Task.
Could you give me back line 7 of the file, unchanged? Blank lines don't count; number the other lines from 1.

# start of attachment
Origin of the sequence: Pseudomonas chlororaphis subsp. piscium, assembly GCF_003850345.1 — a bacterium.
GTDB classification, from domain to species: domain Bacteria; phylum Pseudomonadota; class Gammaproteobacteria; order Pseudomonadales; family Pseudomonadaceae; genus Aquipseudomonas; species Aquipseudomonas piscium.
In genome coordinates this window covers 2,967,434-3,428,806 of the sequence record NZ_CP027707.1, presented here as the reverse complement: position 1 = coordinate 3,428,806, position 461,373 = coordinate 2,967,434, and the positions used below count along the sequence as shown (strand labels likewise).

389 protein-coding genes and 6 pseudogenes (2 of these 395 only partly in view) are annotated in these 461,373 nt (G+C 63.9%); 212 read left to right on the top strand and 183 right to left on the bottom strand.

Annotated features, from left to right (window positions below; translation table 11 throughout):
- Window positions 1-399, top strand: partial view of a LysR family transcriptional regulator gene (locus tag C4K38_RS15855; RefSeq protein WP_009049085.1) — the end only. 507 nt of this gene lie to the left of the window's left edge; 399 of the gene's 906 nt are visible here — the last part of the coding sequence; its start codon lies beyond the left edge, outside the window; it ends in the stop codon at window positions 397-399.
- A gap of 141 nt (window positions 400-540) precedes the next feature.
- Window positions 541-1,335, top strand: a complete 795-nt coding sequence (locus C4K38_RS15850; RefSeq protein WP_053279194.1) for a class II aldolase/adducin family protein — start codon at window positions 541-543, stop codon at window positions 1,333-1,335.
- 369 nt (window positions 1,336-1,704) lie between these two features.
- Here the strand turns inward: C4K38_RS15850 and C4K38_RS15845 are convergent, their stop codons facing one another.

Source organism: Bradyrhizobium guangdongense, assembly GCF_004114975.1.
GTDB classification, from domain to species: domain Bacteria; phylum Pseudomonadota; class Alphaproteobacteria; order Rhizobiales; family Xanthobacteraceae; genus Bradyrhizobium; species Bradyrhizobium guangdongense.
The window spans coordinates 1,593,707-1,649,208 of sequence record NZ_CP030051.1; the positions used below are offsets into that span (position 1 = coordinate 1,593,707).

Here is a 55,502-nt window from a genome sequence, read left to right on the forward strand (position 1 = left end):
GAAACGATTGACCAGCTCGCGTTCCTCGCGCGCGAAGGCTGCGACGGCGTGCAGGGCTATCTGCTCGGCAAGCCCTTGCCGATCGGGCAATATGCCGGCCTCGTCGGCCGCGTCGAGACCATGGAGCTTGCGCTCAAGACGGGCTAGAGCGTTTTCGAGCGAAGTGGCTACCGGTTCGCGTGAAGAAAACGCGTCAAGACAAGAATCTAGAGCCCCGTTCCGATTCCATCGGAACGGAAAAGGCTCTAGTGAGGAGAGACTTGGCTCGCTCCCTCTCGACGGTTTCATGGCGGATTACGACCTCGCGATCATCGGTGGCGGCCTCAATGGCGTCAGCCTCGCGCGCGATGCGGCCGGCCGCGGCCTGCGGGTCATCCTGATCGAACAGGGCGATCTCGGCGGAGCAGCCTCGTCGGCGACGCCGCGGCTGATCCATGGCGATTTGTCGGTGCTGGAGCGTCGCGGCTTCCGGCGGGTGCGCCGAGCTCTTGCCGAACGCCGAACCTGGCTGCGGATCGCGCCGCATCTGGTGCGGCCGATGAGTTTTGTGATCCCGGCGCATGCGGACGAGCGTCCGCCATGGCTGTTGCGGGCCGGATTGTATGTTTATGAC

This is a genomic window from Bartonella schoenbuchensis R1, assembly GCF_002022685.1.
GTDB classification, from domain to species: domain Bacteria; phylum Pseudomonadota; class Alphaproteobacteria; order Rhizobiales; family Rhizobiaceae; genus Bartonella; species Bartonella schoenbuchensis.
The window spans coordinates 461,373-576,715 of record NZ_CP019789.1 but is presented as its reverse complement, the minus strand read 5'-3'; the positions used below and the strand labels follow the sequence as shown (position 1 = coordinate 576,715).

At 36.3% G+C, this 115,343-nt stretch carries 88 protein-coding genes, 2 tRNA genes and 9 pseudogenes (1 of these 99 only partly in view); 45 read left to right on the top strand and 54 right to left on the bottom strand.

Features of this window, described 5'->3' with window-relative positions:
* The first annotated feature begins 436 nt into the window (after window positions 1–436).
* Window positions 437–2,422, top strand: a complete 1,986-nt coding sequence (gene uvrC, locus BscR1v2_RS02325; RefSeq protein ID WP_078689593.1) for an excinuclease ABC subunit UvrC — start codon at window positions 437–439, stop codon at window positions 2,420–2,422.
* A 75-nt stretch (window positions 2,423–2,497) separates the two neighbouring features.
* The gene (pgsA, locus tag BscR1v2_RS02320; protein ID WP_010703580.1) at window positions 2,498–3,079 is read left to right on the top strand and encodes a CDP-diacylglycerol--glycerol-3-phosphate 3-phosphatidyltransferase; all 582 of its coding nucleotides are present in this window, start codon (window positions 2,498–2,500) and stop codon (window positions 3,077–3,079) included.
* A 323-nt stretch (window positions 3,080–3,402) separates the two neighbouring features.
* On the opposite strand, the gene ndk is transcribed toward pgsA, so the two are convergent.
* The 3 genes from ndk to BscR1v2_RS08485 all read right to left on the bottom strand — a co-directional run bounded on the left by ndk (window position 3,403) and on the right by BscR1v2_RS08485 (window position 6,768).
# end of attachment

- A gap of 141 nt (window positions 400-540) precedes the next feature.